|Housing & Residents Team at Westgate|
It's also rumoured we have another councillor in Westgate but until such a time as anyone can prove her existence, I’ll keep an open mind.
At the next meeting of the Council, I’m sure we will hear Labour’s cabinet member, Michelle Fenner, once again speak colourfully and indignantly against the ‘greedy bankers’, she holds personally responsible for the recession. This without any demonstrable grasp of the facts, outside of the political rhetoric, of how we arrived at the biggest financial collapse since the ‘South Sea Bubble’ burst in the 18th century in similar circumstances. In fact, I recommend you listen to the podcast of Melvyn Bragg’s ‘In Our Time’ on BBC Radio 4, as an example of how those who don’t learn from history, are doomed to repeat it.
So for the benefit of readers who would prefer a short encounter with the facts, rather than the political fiction, here's the pocket-sized story of why the financial markets collapsed and governments and banks were equally complicit in the failure.
I think we would all agree that in areas of high home ownership, crime is lower and so, in relative terms, are unemployment and bad health. In fact pretty much every statistic that measures deprivation.
Fannie Mae was actually shorthand for the 'Federal National Mortgage Association', directed by the policies of the US Department of Housing and Urban Development, (HUD).
In the late 90’s the United States Government, much like our own, was determined to increase home ownership among the poor and attempted to use the force of law to influence mortgage lenders to lend more readily to ‘disadvantaged’ groups. By 1996, 42% of mortgage lending had to be to borrowers with incomes below the median and in 2005, this rose to an astonishing 52%.
I think readers may be ahead of me by now in seeing the catastrophe unfold. In fact, in the States, a manual was even published for banks, advising them that a mortgage applicant’s credit history should not be seen as a negative factor in assessing a home loan and that living on unemployment benefits should be no barrier to a lending decision.
On this side of the pond too, while less extreme than the States, Government, under the direction of Gordon Brown, also chose to favour a path of very loose touch regulation of banks like HBOS and RBS, through the FSA and Bank of England, when it came to home loans; following much the same path as the Americans toward the goal of increasing home ownership and greater prosperity built on property.
But then, as we know, it all went horribly wrong because house prices on both sides of the Atlantic stopped rising, promptly reversed and the cost of mortgages started to rise as the US economy stalled. At which point, mortgage debt ceased to pay for itself and the home-owners started missing their monthly payments to the banks.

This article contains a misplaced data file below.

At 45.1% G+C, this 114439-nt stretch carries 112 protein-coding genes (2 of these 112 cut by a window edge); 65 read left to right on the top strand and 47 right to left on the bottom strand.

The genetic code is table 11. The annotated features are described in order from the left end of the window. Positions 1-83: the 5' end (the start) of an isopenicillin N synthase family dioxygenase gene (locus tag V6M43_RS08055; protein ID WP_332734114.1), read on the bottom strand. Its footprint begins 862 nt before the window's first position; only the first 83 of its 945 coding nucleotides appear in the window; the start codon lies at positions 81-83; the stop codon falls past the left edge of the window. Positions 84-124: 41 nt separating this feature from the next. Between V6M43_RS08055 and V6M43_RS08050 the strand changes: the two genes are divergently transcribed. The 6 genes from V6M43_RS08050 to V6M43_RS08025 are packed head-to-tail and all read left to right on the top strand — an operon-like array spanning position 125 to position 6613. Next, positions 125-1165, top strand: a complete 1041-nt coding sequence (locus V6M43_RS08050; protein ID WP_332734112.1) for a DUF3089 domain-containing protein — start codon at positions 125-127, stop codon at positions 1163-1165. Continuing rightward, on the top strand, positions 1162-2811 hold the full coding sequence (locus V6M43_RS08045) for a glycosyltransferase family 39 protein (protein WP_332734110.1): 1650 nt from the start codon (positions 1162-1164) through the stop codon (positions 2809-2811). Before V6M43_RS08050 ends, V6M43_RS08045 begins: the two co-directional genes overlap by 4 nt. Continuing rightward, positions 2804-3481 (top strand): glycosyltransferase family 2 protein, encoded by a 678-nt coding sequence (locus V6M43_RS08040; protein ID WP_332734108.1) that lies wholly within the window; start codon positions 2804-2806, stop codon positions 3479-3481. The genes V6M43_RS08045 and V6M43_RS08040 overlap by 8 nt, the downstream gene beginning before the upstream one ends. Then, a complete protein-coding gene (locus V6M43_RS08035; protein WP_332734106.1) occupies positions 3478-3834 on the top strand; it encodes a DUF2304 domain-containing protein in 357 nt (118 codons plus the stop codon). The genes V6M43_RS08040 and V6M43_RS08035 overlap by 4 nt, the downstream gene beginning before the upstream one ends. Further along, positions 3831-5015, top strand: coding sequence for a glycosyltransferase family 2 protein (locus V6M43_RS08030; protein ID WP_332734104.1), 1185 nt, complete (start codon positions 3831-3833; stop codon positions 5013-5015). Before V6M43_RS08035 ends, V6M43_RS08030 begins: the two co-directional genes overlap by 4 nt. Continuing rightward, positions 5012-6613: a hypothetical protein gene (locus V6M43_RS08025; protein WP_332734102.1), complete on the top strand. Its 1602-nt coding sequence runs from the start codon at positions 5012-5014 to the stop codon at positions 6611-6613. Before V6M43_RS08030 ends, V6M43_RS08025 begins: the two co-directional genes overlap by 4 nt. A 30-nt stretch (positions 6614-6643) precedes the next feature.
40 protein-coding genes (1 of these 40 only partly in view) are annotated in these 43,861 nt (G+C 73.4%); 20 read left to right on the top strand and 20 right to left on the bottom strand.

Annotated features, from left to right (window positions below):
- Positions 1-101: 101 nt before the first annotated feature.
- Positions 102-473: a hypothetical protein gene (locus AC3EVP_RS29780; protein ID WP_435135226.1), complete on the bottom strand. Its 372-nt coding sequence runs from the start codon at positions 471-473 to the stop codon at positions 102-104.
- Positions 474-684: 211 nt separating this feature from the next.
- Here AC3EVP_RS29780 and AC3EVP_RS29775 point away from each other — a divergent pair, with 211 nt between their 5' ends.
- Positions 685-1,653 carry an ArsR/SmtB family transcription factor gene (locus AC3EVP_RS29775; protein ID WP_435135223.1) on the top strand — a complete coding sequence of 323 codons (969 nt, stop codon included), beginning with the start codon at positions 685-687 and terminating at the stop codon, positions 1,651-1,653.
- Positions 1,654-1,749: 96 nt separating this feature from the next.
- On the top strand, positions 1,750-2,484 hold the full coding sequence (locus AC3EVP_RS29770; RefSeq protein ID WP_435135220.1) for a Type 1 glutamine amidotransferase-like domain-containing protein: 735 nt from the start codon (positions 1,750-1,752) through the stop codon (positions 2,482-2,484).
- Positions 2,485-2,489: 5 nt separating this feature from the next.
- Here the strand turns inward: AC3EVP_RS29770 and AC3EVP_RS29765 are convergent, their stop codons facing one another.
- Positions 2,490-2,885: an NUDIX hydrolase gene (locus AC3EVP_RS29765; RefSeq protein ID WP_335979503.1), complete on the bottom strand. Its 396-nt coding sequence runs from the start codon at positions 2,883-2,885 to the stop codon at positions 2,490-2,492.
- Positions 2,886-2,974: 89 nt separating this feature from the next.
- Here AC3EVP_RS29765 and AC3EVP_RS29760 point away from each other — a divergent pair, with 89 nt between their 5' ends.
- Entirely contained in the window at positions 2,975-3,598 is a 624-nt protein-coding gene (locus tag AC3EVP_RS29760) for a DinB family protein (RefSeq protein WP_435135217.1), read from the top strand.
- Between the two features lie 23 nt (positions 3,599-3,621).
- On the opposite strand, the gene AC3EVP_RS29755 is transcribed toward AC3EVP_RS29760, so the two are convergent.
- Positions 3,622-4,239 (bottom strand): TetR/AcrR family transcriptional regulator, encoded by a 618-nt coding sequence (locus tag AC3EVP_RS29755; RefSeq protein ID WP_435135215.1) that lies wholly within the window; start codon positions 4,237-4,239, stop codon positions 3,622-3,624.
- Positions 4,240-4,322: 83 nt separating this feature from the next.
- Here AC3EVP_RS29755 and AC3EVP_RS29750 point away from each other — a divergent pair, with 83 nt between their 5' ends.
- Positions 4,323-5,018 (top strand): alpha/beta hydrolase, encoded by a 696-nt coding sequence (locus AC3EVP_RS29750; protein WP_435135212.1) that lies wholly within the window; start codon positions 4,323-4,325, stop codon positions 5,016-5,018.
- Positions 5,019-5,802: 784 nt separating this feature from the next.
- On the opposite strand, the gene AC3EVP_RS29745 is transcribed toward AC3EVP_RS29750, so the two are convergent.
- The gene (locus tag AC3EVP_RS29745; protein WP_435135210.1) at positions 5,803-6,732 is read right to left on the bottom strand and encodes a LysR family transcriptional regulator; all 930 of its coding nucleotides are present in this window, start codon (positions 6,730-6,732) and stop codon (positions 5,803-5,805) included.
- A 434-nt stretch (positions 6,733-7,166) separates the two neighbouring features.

underwritten the mortgages held on the books of Fannie Mae and Freddie Mac , the two largest financial institutions on the planet as packaged debt instruments, expecting someone else to be servicing them. When these debts started to default in huge numbers in the United States, the lenders, like Bank of America who had bought the debts and many in our own financial centres, started showing large gaps in the their balance sheets. This revealed that they had recklessly joined in this 21st century equivalent of the Pacific Bubble by lending way beyond their assets on loans that they thought were underwritten by government policy.
Of course, it’s a little more complex than this but my story represents the wider picture reasonably clearly. Government, both here and abroad, wanted people to buy homes so they could become happier, healthier and wealthier citizens through the responsibilities they perceived went hand in hand with home ownership.
Governments placed pressure on the banks to lend money at low interest to people who lacked any real ability to sustain a mortgage over time and looked the other way when banks started to lend more than they had in assets. When the bubble burst in the United States, the financial contagion spread to London and centres like Frankfurt and Madrid, with predictable catastrophic consequences.
So ‘Yes.’ bankers have been recklessly greedy encouraged by a culture of eye watering bonuses but since the crash, 20,000 have lost their jobs in the UK’s own financial services industry. However, this particular financial crisis happened principally because governments and politicians like Gordon Brown, thought they knew best, interfered with market forces and interest rates and pressured the banks to lend money, creating a crazy get-rich-quick scheme that fuelled the collective insanity until one day in New York; somebody asked the uncomfortable question about the 'King's new clothes', which caused the whole pack of cards to collapse, starting in Wall Street.
I'm invited to share a dinner with the MEP, Daniel Hannan, this week and I'm very much looking forward to hearing his often controversial views on the same subject and from a European economic perspective.